• Vincent

    um, because they aren’t respecting my beliefs?

    I like this idea, except it wouldn’t make any sense for someone to use it against me for example, just because I am married. I’m all for equal marriage rights. This is only valid if the person you are talking to is known to be actively opposed to gay marriage.
    Unless of course you are actually trying to make the point that you honestly feel marriage is an outdated concept that should be abolished all together.

  • As long as the law recognizes certain marriages and not others, I’m not sure how this really helps.

  • I loved the idea the first time I read that. While I’m at it I’ll tell the individual I don’t recognize their religion either. Why am I required to respect their “beliefs” or their “religion” when they don’t even respect other human beings?

  • I’m not married to my long time girlfriend and mother of our children. When people call Hil “my wife” I always correct them. We’re not married, we’ve never been married and we’ve no plans to get married. She also isn’t “mine”, she is her own person.

    Sometimes people ask me what I call her. I answer that her name is Hilary. Sometimes people ask me why we aren’t married. I answer that there has never been a compelling enough reason for us to get married. I don’t need the tax incentive, I don’t need the (few and arbitrary) legal rights, I’m not religious and, most importantly, she’s never asked me.

    No-one is denying my right to marry or preventing me from doing anything but sometimes people make assumptions about us that are just wrong, including that we’re married or that we’re some kind of new age couple.

    I don’t go out of my way to tell people that I don’t agree with marriage or that I view it as a religious ceremony a few hundred years out of date. I do correct errors and false assumptions.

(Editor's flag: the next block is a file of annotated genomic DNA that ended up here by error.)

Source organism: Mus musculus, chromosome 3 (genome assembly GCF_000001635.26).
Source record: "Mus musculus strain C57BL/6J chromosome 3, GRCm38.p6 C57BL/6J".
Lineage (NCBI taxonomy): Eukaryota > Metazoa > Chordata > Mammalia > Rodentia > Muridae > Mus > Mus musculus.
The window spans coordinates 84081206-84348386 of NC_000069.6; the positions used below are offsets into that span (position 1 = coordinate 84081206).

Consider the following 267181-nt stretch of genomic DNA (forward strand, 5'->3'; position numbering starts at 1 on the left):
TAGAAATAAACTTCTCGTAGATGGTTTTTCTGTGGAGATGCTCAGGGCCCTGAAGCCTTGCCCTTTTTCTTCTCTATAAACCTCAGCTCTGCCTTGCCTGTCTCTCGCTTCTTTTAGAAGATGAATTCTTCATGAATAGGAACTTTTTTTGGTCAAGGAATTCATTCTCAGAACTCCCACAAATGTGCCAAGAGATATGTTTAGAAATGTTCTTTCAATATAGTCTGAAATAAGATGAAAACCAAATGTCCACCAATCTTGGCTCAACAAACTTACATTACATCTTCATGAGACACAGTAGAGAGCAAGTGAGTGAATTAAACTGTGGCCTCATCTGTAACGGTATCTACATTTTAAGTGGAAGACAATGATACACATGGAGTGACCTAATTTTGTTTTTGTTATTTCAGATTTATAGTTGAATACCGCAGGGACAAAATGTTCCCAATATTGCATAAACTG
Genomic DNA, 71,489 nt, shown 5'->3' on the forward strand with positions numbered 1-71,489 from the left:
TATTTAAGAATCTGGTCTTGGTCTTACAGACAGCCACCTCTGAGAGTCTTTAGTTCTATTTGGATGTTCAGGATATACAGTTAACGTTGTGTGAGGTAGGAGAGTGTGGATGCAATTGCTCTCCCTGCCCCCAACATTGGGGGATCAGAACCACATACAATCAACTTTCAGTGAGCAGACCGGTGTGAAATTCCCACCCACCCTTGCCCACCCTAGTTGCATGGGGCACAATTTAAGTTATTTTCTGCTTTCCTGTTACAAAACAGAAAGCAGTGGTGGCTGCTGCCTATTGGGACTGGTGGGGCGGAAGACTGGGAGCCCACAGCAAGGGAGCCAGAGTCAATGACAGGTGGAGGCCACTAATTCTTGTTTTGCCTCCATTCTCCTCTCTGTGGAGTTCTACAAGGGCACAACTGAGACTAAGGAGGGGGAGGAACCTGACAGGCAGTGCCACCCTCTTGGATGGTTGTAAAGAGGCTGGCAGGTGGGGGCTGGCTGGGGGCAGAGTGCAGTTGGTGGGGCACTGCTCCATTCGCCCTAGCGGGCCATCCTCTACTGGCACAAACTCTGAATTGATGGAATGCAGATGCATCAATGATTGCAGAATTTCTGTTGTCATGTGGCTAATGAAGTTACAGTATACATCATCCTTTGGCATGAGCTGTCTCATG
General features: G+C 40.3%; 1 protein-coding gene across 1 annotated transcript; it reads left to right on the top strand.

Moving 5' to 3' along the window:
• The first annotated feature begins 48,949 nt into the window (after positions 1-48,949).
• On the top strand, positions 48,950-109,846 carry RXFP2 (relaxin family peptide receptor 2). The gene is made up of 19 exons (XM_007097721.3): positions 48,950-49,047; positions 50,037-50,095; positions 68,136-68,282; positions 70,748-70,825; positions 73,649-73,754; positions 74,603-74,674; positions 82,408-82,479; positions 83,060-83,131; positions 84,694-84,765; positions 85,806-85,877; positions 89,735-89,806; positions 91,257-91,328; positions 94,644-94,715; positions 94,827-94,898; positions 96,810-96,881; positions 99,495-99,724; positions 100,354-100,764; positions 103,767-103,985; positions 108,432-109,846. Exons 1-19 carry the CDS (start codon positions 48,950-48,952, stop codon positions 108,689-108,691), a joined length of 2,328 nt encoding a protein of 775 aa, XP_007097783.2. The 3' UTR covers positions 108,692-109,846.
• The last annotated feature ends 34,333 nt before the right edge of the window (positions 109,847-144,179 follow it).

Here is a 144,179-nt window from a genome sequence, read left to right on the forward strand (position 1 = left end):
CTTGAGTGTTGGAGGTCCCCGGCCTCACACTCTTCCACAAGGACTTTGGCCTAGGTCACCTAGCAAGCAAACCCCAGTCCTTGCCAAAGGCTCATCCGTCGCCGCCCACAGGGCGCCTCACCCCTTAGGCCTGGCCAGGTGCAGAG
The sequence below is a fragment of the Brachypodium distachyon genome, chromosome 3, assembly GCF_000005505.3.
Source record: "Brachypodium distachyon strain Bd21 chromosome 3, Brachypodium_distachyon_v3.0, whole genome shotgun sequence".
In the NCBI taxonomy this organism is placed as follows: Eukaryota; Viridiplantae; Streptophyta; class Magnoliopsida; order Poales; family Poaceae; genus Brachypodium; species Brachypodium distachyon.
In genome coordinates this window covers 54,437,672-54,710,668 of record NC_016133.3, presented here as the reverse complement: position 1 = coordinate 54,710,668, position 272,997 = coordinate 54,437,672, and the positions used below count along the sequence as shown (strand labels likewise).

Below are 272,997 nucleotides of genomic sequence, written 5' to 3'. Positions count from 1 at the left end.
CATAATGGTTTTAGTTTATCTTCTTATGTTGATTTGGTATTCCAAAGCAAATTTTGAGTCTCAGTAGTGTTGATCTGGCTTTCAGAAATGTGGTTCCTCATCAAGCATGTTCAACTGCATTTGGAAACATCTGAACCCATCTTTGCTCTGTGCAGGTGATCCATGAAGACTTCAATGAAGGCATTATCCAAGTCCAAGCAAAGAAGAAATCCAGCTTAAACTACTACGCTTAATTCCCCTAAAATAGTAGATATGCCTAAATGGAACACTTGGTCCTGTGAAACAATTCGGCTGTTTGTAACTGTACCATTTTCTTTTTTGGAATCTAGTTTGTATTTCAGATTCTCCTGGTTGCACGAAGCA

If two people, regardless of sexuality or even legal marital status, decide to call themselves partner, husband and wife, husband and husband, wife and wife or anything else they like then I will probably go along with it. By not recognising a traditional marriage as described above I would also not be recognising a non-traditional gay marriage. I do recognise gay marriages and support their right to have this upheld in law even though marriage itself is something that I don’t desire or support.

    I recognise gay marriages and urge others to do the same. Eventually the law will catch up with the fact that we treat people the same regardless of their sexuality and put legislature in place to recognise it. The state reflects the will of the people so we need to ensure that our will is firm.

  • This is my response to Buffy: tolerance is what you seem to want, but aren’t interested in giving. Mete out condemnation for your condemners at will, sure, but be careful not to bunch people together in generalizations, especially the religious. It doesn’t pay to demonstrate your simplicity by replicating the very behavior you dislike each time you say that all of a certain people are the same. They are not.